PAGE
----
Florida Court Decision For Ballot Amendments Will Be Appealed, Says AU

Americans United for Separation of Church and State has announced it will appeal a Florida court’s ruling allowing two amendments on Florida’s November ballot that could erase religious freedom safeguards and harm public schools in the state.

Leon County Circuit Judge John Cooper ruled Aug. 4 that the two questions may remain on the Florida ballot. Americans United and its allies contend that the Taxation and Budget Reform Commission exceeded its authority in approving both ballot amendments and say one of the amendments is worded in a misleading manner. (See “Florida Flim-Flam,” July/August 2008 Church & State.)

The amendments, engineered onto the ballot by former Gov. Jeb Bush, would clear the way for a statewide school voucher plan aiding religious and other private schools, yet neither includes the word “voucher” in their titles or descriptions. Instead, one of the amendments stresses a proposal mandating that every school district in the state spend 65 percent of its funding in the classroom.

The Orlando Sentinel reported that nearly every school district in the state already spends that much in the classroom. The real effect of the amendment, the newspaper reported, would be to divert as much as $2.3 billion to private education.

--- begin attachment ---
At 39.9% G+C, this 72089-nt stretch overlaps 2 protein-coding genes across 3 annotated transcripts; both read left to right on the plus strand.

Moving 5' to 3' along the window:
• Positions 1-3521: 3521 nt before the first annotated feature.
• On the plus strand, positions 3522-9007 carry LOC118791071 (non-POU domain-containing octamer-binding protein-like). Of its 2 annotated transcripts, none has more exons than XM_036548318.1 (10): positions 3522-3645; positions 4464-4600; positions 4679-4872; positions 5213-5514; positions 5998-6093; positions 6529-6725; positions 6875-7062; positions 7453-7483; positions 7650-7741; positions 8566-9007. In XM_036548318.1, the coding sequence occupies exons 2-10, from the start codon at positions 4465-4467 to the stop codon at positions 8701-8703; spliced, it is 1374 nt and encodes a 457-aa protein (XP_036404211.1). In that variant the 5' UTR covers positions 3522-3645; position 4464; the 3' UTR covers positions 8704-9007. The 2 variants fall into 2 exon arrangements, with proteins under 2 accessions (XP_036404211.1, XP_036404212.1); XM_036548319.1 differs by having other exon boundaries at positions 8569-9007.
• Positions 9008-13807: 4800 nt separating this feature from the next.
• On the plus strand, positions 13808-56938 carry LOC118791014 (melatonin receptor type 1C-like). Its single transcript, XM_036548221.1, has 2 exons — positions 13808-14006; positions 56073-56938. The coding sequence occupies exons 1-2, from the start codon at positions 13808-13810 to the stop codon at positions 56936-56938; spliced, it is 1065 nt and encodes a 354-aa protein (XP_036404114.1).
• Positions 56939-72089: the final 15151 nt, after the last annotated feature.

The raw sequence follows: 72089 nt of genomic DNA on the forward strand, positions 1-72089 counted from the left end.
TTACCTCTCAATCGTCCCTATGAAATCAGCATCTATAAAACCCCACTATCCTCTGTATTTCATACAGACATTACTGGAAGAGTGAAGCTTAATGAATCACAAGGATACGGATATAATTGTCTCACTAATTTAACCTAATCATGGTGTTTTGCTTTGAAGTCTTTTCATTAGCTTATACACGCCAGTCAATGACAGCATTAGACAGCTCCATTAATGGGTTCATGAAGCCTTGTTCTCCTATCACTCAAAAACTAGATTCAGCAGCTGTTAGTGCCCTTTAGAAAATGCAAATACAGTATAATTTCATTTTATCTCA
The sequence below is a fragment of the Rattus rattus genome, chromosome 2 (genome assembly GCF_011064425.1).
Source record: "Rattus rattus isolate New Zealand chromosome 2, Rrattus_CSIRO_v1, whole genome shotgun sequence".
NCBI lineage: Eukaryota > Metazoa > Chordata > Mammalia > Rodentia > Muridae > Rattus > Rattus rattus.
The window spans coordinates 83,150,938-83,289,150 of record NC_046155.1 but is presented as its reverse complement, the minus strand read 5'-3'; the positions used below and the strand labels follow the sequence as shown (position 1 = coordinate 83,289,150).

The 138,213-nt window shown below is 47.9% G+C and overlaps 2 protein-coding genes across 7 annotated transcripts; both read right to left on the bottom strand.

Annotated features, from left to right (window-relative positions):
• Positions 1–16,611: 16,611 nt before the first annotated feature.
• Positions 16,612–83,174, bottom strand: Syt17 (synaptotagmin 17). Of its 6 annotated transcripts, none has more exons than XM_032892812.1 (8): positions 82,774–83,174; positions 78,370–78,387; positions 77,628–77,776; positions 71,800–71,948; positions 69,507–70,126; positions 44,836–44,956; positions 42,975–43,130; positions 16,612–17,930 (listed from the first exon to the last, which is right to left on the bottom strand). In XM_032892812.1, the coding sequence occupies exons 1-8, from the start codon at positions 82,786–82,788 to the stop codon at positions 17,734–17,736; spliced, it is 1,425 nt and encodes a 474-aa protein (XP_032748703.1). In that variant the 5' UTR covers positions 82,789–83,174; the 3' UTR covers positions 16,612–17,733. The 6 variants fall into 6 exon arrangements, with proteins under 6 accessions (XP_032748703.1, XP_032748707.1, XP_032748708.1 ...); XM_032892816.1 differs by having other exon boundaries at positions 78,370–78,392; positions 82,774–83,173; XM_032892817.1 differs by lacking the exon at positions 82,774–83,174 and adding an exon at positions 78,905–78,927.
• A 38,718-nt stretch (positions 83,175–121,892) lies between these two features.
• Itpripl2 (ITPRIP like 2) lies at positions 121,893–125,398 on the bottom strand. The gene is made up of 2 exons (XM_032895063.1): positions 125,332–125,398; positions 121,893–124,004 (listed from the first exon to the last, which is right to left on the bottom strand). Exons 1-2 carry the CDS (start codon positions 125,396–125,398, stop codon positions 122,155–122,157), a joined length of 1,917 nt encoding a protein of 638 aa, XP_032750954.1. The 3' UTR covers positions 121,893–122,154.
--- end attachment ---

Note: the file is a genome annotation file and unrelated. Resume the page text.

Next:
“These dangerous proposals have no business being on the ballot,” said Barry W. Lynn, Americans United executive director. “We will appeal this decision. We cannot stand by and let Jeb Bush and his cronies succeed in manipulating and misleading Floridians.”

If approved by the voters, the amendments will permit voucher subsidies for religious and other private schools in Florida and eliminate the state constitution’s language barring tax aid to religion. The result is that houses of worship and religious schools could receive massive new streams of public funding.

In addition to Americans United, groups who backed the Ford v. Browning lawsuit include the Florida Education Association, the Florida School Boards Association, the Florida Association of District School Superintendants, the Florida Association of School Administrators, the Florida ACLU, the Anti-Defamation League and People For the American Way.

Groups on the opposite side are at work too. Last month, lawyers with the Alliance Defense Fund, the nation’s largest Religious Right legal group, filed a motion to intervene in the case on behalf of the Florida Catholic Conference and four other religious organizations that seek to benefit financially if the amendments are approved.